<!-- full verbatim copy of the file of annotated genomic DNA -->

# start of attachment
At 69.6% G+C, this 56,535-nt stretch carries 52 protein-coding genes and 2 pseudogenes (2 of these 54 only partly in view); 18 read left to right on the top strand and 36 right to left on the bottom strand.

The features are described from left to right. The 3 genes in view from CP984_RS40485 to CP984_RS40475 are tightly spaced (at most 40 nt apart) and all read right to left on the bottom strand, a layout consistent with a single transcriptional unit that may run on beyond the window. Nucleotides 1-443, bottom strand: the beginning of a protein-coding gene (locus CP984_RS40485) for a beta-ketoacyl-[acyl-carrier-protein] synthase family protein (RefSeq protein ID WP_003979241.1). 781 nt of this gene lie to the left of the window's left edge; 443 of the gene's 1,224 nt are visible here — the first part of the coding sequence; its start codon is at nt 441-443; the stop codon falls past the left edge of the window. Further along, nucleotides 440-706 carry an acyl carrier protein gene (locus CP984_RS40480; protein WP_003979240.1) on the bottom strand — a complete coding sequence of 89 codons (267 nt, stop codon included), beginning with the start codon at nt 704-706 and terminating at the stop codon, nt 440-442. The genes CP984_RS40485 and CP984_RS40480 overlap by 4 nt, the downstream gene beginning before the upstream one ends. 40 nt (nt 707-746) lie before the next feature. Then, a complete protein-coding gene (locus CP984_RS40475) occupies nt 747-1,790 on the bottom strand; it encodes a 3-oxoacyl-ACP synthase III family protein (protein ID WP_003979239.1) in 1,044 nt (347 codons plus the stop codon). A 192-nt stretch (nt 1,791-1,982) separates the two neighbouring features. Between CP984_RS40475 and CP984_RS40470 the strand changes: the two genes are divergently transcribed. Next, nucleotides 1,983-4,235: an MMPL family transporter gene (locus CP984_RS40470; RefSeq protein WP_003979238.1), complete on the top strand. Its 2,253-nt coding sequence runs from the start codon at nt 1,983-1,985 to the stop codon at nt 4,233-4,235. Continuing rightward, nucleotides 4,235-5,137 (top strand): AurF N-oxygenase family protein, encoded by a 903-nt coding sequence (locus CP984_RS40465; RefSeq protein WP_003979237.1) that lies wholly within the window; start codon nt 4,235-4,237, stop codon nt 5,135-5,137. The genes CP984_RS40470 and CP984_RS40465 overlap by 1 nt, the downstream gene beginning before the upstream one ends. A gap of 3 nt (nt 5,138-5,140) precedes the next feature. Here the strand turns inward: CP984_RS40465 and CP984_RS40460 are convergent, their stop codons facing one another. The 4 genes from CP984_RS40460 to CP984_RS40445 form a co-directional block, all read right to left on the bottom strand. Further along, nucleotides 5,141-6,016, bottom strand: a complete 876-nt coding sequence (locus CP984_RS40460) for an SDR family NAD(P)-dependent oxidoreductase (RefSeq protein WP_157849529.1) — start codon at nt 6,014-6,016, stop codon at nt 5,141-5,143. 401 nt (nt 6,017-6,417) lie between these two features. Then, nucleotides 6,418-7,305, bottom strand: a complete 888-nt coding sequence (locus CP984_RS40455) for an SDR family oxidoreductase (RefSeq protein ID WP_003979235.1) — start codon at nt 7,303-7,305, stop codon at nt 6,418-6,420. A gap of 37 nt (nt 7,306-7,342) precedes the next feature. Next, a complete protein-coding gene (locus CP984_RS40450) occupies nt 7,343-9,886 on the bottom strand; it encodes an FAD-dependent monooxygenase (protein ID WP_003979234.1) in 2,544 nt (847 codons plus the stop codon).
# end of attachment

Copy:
At 69.6% G+C, this 56,535-nt stretch carries 52 protein-coding genes and 2 pseudogenes (2 of these 54 only partly in view); 18 read left to right on the top strand and 36 right to left on the bottom strand.

The features are described from left to right. The 3 genes in view from CP984_RS40485 to CP984_RS40475 are tightly spaced (at most 40 nt apart) and all read right to left on the bottom strand, a layout consistent with a single transcriptional unit that may run on beyond the window. Nucleotides 1-443, bottom strand: the beginning of a protein-coding gene (locus CP984_RS40485) for a beta-ketoacyl-[acyl-carrier-protein] synthase family protein (RefSeq protein ID WP_003979241.1). 781 nt of this gene lie to the left of the window's left edge; 443 of the gene's 1,224 nt are visible here — the first part of the coding sequence; its start codon is at nt 441-443; the stop codon falls past the left edge of the window. Further along, nucleotides 440-706 carry an acyl carrier protein gene (locus CP984_RS40480; protein WP_003979240.1) on the bottom strand — a complete coding sequence of 89 codons (267 nt, stop codon included), beginning with the start codon at nt 704-706 and terminating at the stop codon, nt 440-442. The genes CP984_RS40485 and CP984_RS40480 overlap by 4 nt, the downstream gene beginning before the upstream one ends. 40 nt (nt 707-746) lie before the next feature. Then, a complete protein-coding gene (locus CP984_RS40475) occupies nt 747-1,790 on the bottom strand; it encodes a 3-oxoacyl-ACP synthase III family protein (protein ID WP_003979239.1) in 1,044 nt (347 codons plus the stop codon). A 192-nt stretch (nt 1,791-1,982) separates the two neighbouring features. Between CP984_RS40475 and CP984_RS40470 the strand changes: the two genes are divergently transcribed. Next, nucleotides 1,983-4,235: an MMPL family transporter gene (locus CP984_RS40470; RefSeq protein WP_003979238.1), complete on the top strand. Its 2,253-nt coding sequence runs from the start codon at nt 1,983-1,985 to the stop codon at nt 4,233-4,235. Continuing rightward, nucleotides 4,235-5,137 (top strand): AurF N-oxygenase family protein, encoded by a 903-nt coding sequence (locus CP984_RS40465; RefSeq protein WP_003979237.1) that lies wholly within the window; start codon nt 4,235-4,237, stop codon nt 5,135-5,137. The genes CP984_RS40470 and CP984_RS40465 overlap by 1 nt, the downstream gene beginning before the upstream one ends. A gap of 3 nt (nt 5,138-5,140) precedes the next feature. Here the strand turns inward: CP984_RS40465 and CP984_RS40460 are convergent, their stop codons facing one another. The 4 genes from CP984_RS40460 to CP984_RS40445 form a co-directional block, all read right to left on the bottom strand. Further along, nucleotides 5,141-6,016, bottom strand: a complete 876-nt coding sequence (locus CP984_RS40460) for an SDR family NAD(P)-dependent oxidoreductase (RefSeq protein WP_157849529.1) — start codon at nt 6,014-6,016, stop codon at nt 5,141-5,143. 401 nt (nt 6,017-6,417) lie between these two features. Then, nucleotides 6,418-7,305, bottom strand: a complete 888-nt coding sequence (locus CP984_RS40455) for an SDR family oxidoreductase (RefSeq protein ID WP_003979235.1) — start codon at nt 7,303-7,305, stop codon at nt 6,418-6,420. A gap of 37 nt (nt 7,306-7,342) precedes the next feature. Next, a complete protein-coding gene (locus CP984_RS40450) occupies nt 7,343-9,886 on the bottom strand; it encodes an FAD-dependent monooxygenase (protein ID WP_003979234.1) in 2,544 nt (847 codons plus the stop codon).